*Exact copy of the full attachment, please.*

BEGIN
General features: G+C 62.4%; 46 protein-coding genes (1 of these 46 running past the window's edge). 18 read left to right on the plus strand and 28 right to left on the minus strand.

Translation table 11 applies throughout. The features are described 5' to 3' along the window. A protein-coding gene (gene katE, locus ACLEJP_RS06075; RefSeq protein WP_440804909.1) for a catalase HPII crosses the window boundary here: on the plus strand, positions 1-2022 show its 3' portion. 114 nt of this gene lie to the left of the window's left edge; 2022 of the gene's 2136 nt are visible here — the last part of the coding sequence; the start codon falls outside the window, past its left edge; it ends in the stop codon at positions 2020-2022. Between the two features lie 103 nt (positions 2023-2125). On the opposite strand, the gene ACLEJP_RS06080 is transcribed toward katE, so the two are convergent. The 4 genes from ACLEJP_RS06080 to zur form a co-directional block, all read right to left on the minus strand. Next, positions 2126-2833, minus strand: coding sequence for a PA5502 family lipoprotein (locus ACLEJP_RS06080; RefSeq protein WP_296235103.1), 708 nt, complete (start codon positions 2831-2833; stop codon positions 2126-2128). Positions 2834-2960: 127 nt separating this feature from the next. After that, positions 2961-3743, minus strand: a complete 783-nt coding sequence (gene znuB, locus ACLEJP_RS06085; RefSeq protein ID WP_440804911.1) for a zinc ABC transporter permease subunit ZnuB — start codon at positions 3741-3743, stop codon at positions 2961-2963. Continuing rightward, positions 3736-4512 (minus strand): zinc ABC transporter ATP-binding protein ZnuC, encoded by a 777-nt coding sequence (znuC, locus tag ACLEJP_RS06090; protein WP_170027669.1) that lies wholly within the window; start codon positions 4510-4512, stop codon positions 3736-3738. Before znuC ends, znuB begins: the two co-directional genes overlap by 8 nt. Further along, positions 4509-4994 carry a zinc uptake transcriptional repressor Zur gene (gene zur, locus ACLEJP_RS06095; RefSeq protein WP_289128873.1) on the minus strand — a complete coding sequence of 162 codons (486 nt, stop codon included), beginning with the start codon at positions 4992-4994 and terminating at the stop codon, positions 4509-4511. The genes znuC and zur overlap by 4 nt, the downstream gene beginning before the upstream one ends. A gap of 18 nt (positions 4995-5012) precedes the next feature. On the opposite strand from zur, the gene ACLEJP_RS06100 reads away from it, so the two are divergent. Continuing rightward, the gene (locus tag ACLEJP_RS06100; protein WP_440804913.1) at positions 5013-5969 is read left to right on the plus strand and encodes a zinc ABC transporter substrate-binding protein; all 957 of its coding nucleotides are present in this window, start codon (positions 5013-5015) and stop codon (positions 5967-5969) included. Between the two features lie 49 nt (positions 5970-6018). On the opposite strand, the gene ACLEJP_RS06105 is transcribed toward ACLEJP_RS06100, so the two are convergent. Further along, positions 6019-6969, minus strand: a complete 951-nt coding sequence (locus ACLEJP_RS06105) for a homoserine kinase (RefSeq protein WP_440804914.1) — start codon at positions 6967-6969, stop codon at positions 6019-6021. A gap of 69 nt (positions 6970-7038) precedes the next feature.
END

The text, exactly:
General features: G+C 62.4%; 46 protein-coding genes (1 of these 46 running past the window's edge). 18 read left to right on the plus strand and 28 right to left on the minus strand.

Translation table 11 applies throughout. The features are described 5' to 3' along the window. A protein-coding gene (gene katE, locus ACLEJP_RS06075; RefSeq protein WP_440804909.1) for a catalase HPII crosses the window boundary here: on the plus strand, positions 1-2022 show its 3' portion. 114 nt of this gene lie to the left of the window's left edge; 2022 of the gene's 2136 nt are visible here — the last part of the coding sequence; the start codon falls outside the window, past its left edge; it ends in the stop codon at positions 2020-2022. Between the two features lie 103 nt (positions 2023-2125). On the opposite strand, the gene ACLEJP_RS06080 is transcribed toward katE, so the two are convergent. The 4 genes from ACLEJP_RS06080 to zur form a co-directional block, all read right to left on the minus strand. Next, positions 2126-2833, minus strand: coding sequence for a PA5502 family lipoprotein (locus ACLEJP_RS06080; RefSeq protein WP_296235103.1), 708 nt, complete (start codon positions 2831-2833; stop codon positions 2126-2128). Positions 2834-2960: 127 nt separating this feature from the next. After that, positions 2961-3743, minus strand: a complete 783-nt coding sequence (gene znuB, locus ACLEJP_RS06085; RefSeq protein ID WP_440804911.1) for a zinc ABC transporter permease subunit ZnuB — start codon at positions 3741-3743, stop codon at positions 2961-2963. Continuing rightward, positions 3736-4512 (minus strand): zinc ABC transporter ATP-binding protein ZnuC, encoded by a 777-nt coding sequence (znuC, locus tag ACLEJP_RS06090; protein WP_170027669.1) that lies wholly within the window; start codon positions 4510-4512, stop codon positions 3736-3738. Before znuC ends, znuB begins: the two co-directional genes overlap by 8 nt. Further along, positions 4509-4994 carry a zinc uptake transcriptional repressor Zur gene (gene zur, locus ACLEJP_RS06095; RefSeq protein WP_289128873.1) on the minus strand — a complete coding sequence of 162 codons (486 nt, stop codon included), beginning with the start codon at positions 4992-4994 and terminating at the stop codon, positions 4509-4511. The genes znuC and zur overlap by 4 nt, the downstream gene beginning before the upstream one ends. A gap of 18 nt (positions 4995-5012) precedes the next feature. On the opposite strand from zur, the gene ACLEJP_RS06100 reads away from it, so the two are divergent. Continuing rightward, the gene (locus tag ACLEJP_RS06100; protein WP_440804913.1) at positions 5013-5969 is read left to right on the plus strand and encodes a zinc ABC transporter substrate-binding protein; all 957 of its coding nucleotides are present in this window, start codon (positions 5013-5015) and stop codon (positions 5967-5969) included. Between the two features lie 49 nt (positions 5970-6018). On the opposite strand, the gene ACLEJP_RS06105 is transcribed toward ACLEJP_RS06100, so the two are convergent. Further along, positions 6019-6969, minus strand: a complete 951-nt coding sequence (locus ACLEJP_RS06105) for a homoserine kinase (RefSeq protein WP_440804914.1) — start codon at positions 6967-6969, stop codon at positions 6019-6021. A gap of 69 nt (positions 6970-7038) precedes the next feature.